Monday, February 26, 2007

The Unblooded

"One thing that Wall knew for certain when he took up the profession in the late 1970s is that he would not become a photojournalistic hunter." Arthur Lubow

The NY Times Sunday Magazine has published a piece about Jeff Wall’s work on the occasion of his new show at MOMA, and the article provoked some commentary on Lightstalkers which I found intriguing. In yet another variant on the by now rather tiresome Postmodern obsession with the tenets of Representation, Wall adopts the vocabulary of street photography to render semblances of American life in elaborately constructed tableaux. Although diametrically opposed to the kind of photography that I myself practice and write about here, Wall’s thinking, cogently set out in the article, not only intrigued me enough to study the photographs, but after such study obliged me to reflect on the curious and almost complete disappearance of genuine street photography from the canons of the Art World. Mainstream critics routinely write about Wall and other stars, but rarely if ever deign to consider the incredibly rich traditions of documentary and photojournalism where the street photography esthetic still reigns. I find this a singular failure of imagination on the part of our critics, but one that doesn’t surprise me given the tenacious hold that Poststructuralist theory has on American Academe and the Art world.

Though it is a bit like comparing apples and oranges, I think I can clarify my beef with the currently entrenched thinking about meaningful photography by providing a simple comparison of certain images that share specific figural motifs. With all due respect to Wall and his meticulous work, the comparisons are not meant to critique his specfic thematic concerns, so I admit that he and his admirers may well find the point I wish to make rather specious, but I ask for a little forebearance as I attempt to introduce a caveat. Here are the images:

Jeff Wall/Museum of ModernArt

Eugene Richards/VII

Jeff Wall/Museum of Modern Art

Larry Towell/Magnum

Jeff Wall/Museum of Modern Art

Jon Anderson/Dark Horse Images

In each case it seems to me that the hunted image as opposed to the contrived image presents the more complex narrative and is richer in meaning, more open and more mysterious. The elaboration that is a hallmark of Wall's work, which you can plainly see in the third image, "After 'Invisible Man' by Ralph Ellison, the Prologue," is often singled out for praise, as Arthur Lubow observes: "Like a commercial light box, a Wall photograph grabbed you with its glowing presence, but then, unlike an advertisement, it held your gaze with the richness of its detail and the harmony of its arrangement. You could study it with the attention you devoted to a Flemish altarpiece in a church, and you could surrender yourself to its spell as if you were in a movie theater." The mix of metaphor is revealing: on the one hand, Old World harmony and detail signifying high seriousness; on the other, modern packaging of a spellbinding "experience" in a form commensurate with mass media. It would seem almost too calculated but for the fact that Wall undoubtedly is aware of the ironies and seeks to explore them. However, the ironies stem from the method and thus are as hidebound as the rest of this ultimately claustrophobic exercise in self-referentiality. One can get lost in the magnitude and detail of a Wall, but the experience seems something of a ruse in the end.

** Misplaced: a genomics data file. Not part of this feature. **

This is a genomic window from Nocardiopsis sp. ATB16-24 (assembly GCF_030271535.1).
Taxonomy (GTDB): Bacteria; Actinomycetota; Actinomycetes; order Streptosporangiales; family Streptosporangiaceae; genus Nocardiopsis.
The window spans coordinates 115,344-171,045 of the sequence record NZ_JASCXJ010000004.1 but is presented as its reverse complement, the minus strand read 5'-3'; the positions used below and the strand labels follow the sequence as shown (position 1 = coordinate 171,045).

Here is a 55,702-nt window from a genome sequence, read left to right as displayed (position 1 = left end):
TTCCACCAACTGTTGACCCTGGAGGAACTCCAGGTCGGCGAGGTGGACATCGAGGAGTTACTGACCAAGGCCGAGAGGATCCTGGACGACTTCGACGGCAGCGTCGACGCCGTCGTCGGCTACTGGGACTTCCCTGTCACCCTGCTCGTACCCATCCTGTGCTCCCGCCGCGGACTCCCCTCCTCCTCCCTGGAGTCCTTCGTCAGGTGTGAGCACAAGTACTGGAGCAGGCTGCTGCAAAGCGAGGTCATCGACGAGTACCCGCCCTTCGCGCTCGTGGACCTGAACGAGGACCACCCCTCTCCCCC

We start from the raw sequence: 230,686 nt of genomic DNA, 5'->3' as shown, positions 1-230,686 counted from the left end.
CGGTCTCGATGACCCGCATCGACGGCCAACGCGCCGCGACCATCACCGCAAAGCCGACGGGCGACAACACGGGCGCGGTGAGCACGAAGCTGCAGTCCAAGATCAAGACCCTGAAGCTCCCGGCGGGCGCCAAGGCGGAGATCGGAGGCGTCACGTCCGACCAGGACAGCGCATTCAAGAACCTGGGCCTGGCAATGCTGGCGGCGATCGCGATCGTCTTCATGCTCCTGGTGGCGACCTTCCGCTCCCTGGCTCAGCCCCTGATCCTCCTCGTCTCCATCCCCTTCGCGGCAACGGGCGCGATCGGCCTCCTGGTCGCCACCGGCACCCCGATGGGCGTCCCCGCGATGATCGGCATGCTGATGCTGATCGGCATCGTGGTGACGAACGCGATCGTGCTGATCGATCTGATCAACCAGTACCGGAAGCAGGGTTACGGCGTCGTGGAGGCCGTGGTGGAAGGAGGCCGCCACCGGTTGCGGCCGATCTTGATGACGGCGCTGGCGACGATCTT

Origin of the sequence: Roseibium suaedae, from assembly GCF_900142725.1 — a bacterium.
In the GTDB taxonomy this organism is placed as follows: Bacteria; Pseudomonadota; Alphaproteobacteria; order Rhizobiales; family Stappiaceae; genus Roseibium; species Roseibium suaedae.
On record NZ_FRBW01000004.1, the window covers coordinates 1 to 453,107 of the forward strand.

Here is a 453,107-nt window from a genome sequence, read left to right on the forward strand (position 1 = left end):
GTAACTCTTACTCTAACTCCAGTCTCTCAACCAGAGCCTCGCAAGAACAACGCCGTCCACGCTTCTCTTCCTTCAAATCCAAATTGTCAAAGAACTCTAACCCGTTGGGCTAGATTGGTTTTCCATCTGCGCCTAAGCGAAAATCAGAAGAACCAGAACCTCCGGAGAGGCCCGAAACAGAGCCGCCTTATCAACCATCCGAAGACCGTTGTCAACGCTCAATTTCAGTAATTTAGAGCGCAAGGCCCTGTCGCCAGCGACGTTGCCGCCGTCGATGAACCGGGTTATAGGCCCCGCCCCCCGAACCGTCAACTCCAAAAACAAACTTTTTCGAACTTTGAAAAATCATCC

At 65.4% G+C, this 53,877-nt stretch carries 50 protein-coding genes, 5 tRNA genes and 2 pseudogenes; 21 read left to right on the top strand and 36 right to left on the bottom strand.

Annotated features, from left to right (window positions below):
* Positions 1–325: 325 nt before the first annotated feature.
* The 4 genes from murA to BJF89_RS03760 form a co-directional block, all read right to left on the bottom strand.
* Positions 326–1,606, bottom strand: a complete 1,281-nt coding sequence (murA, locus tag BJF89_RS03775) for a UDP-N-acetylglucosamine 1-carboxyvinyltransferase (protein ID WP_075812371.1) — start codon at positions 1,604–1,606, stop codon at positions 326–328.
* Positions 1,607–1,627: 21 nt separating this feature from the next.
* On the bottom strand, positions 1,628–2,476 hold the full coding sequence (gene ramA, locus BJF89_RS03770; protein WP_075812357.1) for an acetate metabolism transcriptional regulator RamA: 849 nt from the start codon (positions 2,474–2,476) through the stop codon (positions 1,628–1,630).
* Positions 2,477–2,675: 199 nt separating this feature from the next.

At one point in the article Wall is quoted as saying, "I couldn’t get into ’60s art photography — Friedlander, Arbus and Winogrand and Stephen Shore,” Wall says. “These guys were in a photo ghetto. They were into their own world, with photo galleries and their own photo books." What is one to make of such a statement? These shooters, whose fanatical engagement with the world around them managed to cement life and art perhaps as no other American artists ever had and eventually create a mass audience for their work, can hardly be said to have ghettoized themselves in any form prejudicial to the import of their work. One is left to wonder whether the pomp and circumstance of a Wall installation is in any way a guarantee that Art has escaped the ghetto or merely tricked out the pad with a bit of day glow and UV.

In any case, I am left wondering when the critics will rediscover the tradition that Szarkowski championed, a tradition whose reliance on the flux of life virtually guarantees its unending interest. Lubow writes, "what appeal was there in a genre whose practitioners seemed to have already taken their best shots?" Yet each so very different and consistently full of surprise, I can hardly believe that one could conclude the genre was tapped out. The issue, in my view, is ultimately one of control: does one allow the object world a hand in matters and thus allow for surprises, for discovery; or does one retreat to the chamber of one's solipsism and fashion homunculi after one's own image?

Friday, February 09, 2007

Back from Vac

well not exactly. My blogging has been unceremoniously interrupted by the advent of a particularly nasty tropical bug, so I have been taking a break from my usual endeavors. That will change shortly with the publication here of more musings. Hold tight folks and thanks for checking in.